For the last couple weeks, I have been sharing the nuts and bolts of how we turned a 1920s detached garage into a tiny house, a tiny guest house, to be exact.
Today, I want to share all the detail work we did to really make the house fit that vintage 1920s feel we were going for. After all, what’s the point of having a 1929 Bungalow if your tiny guest house looks like something off the shelf of Home Depot?
Finishing the outside gave a tremendous payback in appearance. My favorite thing about painting is how it absolutely transforms a space into something entirely new.
Finding the right color was a bit of a challenge for us. It took a few tries, but eventually we settled on this color scheme from Sherwin-Williams. I love the contrast between the black and cream and then the soft green of the body fits right into the historical paint colors of the time.
Little details like the salvaged cast-iron porch light that casts a beautiful green glow really gave the exterior that cozy feel we were aiming for.
This room was probably my favorite to do. The linoleum floors we talked about last week are so comfy under foot.
The choice of countertops took a little while to sort out, but then I found a big slab of Brazillian Cherry for $150 at a local woodworking store. I cut it to size, rounded the corner and cut the opening for a small stainless steel bar sink and…voilà.
For a finish on the counter, I used my own homemade oil/varnish blend and added a couple coats of wax. Brazilian Cherry is a very hard wood and will easily stand up to what’s required of a kitchen counter.
For cabinets, we picked up another antique piece and restored the hardware. We saw beautiful victorian hardware hiding beneath layers of old paint and knew that it could make a real statement. We left the distressed old paint on the cabinets, added some legs and left a space for the mini-fridge.
I didn’t want to make the space feel any smaller than it already was with upper cabinets, so we just sanded and painted some 2x10s and added $5 shelf brackets to hold our dishes and glasses.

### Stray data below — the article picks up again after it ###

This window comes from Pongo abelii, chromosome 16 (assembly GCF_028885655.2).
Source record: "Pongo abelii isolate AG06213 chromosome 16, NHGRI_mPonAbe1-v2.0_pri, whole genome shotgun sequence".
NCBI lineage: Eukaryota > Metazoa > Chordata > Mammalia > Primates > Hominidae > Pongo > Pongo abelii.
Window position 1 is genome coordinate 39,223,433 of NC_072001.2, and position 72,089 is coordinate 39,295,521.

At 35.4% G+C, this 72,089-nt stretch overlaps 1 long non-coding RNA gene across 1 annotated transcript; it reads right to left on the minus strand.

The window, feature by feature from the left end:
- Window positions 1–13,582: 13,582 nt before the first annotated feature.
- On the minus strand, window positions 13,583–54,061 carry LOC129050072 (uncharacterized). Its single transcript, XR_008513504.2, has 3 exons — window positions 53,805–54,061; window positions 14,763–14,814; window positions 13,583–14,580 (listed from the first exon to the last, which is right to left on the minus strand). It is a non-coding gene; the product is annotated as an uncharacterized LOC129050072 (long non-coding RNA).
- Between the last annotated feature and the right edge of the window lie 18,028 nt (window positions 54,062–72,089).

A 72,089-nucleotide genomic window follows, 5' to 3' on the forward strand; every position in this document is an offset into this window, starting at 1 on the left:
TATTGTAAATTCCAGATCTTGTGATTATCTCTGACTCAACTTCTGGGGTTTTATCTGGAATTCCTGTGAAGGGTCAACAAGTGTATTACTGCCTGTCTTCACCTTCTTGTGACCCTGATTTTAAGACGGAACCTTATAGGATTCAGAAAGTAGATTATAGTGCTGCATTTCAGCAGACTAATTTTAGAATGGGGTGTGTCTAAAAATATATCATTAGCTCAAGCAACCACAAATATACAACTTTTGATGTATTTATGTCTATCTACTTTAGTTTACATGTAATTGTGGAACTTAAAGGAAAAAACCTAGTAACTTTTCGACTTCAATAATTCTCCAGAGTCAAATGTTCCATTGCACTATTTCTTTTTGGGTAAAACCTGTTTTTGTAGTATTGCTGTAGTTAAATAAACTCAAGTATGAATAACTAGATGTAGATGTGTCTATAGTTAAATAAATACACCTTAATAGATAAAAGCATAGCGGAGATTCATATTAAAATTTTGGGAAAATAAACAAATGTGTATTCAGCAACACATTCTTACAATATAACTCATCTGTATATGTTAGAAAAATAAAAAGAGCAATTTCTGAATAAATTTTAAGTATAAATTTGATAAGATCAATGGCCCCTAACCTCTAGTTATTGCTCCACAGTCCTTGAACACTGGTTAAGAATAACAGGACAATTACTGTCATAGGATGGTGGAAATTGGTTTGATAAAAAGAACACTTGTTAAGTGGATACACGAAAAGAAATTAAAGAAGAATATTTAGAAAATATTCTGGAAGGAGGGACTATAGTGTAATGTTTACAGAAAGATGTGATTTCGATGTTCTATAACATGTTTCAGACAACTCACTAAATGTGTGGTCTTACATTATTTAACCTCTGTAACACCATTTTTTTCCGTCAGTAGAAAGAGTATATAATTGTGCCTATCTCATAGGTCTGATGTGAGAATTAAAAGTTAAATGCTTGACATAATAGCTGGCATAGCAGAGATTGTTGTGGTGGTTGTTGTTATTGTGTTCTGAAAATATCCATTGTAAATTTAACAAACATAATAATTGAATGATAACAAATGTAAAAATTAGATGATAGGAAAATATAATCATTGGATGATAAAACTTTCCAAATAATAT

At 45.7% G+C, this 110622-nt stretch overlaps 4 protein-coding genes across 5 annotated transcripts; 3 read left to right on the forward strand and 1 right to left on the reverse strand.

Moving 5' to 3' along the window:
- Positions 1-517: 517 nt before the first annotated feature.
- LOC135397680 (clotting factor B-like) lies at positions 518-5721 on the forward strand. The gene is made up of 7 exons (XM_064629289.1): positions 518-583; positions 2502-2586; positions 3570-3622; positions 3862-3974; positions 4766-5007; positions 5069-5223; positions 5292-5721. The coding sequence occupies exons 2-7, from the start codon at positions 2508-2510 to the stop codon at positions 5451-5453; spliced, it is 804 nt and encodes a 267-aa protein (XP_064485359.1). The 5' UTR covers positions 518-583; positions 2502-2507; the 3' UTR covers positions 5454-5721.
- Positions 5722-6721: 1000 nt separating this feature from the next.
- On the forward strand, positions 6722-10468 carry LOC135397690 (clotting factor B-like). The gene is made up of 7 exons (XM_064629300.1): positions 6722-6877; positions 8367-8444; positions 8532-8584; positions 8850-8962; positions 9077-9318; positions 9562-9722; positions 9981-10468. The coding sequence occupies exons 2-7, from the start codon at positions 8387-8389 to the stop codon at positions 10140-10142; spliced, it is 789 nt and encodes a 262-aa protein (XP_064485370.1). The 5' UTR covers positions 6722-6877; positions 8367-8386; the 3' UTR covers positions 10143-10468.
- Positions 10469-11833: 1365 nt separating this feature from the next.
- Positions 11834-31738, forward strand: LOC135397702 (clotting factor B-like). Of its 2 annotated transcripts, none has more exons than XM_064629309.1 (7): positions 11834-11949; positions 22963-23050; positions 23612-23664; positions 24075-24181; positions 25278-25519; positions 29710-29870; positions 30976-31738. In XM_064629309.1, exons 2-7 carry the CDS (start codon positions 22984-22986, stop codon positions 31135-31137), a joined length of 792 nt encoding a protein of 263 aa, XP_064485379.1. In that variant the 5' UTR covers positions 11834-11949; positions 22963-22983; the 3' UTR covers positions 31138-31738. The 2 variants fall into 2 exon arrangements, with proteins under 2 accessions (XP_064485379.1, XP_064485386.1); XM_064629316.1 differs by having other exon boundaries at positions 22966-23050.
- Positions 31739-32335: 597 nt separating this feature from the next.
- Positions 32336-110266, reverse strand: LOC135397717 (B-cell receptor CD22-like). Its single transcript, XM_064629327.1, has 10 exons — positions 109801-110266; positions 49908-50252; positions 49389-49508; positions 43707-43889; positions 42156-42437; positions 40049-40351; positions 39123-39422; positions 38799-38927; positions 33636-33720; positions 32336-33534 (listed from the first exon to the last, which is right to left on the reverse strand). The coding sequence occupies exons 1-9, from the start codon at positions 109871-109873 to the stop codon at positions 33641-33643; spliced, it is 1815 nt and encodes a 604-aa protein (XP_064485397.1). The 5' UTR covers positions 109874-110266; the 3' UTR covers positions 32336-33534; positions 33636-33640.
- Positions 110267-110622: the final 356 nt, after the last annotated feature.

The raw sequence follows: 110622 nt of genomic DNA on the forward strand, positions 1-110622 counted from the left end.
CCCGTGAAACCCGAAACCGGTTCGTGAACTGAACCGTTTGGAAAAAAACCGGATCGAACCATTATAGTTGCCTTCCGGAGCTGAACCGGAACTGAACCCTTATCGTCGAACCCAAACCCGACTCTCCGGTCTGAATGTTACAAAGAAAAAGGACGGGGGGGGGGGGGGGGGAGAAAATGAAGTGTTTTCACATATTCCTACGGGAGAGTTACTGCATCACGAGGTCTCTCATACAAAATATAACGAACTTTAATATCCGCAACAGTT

The Laundry Nook
Next up was the laundry nook. My wife hated bending over to do laundry and when we looked at the prices for the washer and dryer stands I realized that wasn’t an option. $500 for stands!? So, I used some of the leftover beadboard and and framing lumber to build this laundry stand.
I built out the cubbies to make sure they fit our laundry baskets. That way we have storage and a stand. Two birds with one stone, and saved some excess materials from the landfill.
To keep the laundry area from intruding on the kitchen, we simply added a curtain. I thought about bi-fold doors but those always look so cheap to me.
There wasn’t too much to do here. We added carpet and a pocket door to get from the kitchenette to the bedroom instead of having a swinging door that would get in the way of the TV and furniture.
After that, we just put some drapes in front of the french doors for privacy and added a closet unit from IKEA so guests didn’t have to live out of their suitcase the whole time and the room was finished.
Aside from a whole lot of tile work, the bathroom was a lot of fun too. This is where we had to get creative with the budget. We installed a dual flush toilet and exhaust fan. Those were the easy choices.
For the vanity, my wife found an old side table. It was painted pepto-pink but after an hour with my Speedheater, I solved that problem. We decided to paint the base a crackled grey finish and stain and finish the top with varnish. This piece was a little lower than a typical vanity, so we used a vessel sink that sits on top to solve that issue.
I am always a fan of beadboard wainscoting and a chair rail. So, I took the opportunity to add this period detail to our guest’s bathroom.
The shower was the real cost problem. I had originally planned to do a frameless glass enclosure, but at about $1,200, that was out of the question. I had to think on this for a few weeks before the answer came to me.